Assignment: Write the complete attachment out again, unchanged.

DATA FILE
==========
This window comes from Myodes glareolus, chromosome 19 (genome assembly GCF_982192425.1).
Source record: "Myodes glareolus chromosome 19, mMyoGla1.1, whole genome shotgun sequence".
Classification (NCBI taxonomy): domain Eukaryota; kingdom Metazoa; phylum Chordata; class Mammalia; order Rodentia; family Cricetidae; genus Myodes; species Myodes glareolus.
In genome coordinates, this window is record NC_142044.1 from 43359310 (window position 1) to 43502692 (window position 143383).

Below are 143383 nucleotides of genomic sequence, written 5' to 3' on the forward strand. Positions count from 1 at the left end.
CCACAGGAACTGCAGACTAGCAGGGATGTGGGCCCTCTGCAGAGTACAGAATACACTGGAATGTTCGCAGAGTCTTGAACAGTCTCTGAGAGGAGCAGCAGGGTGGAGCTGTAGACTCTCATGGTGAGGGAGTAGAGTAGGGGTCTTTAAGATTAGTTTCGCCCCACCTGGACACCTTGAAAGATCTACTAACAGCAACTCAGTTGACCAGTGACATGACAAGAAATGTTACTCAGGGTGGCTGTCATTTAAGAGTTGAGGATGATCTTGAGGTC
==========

This window comes from Myodes glareolus, chromosome 19 (genome assembly GCF_982192425.1).
Source record: "Myodes glareolus chromosome 19, mMyoGla1.1, whole genome shotgun sequence".
Classification (NCBI taxonomy): domain Eukaryota; kingdom Metazoa; phylum Chordata; class Mammalia; order Rodentia; family Cricetidae; genus Myodes; species Myodes glareolus.
In genome coordinates, this window is record NC_142044.1 from 43359310 (window position 1) to 43502692 (window position 143383).

Below are 143383 nucleotides of genomic sequence, written 5' to 3' on the forward strand. Positions count from 1 at the left end.
CCACAGGAACTGCAGACTAGCAGGGATGTGGGCCCTCTGCAGAGTACAGAATACACTGGAATGTTCGCAGAGTCTTGAACAGTCTCTGAGAGGAGCAGCAGGGTGGAGCTGTAGACTCTCATGGTGAGGGAGTAGAGTAGGGGTCTTTAAGATTAGTTTCGCCCCACCTGGACACCTTGAAAGATCTACTAACAGCAACTCAGTTGACCAGTGACATGACAAGAAATGTTACTCAGGGTGGCTGTCATTTAAGAGTTGAGGATGATCTTGAGGTC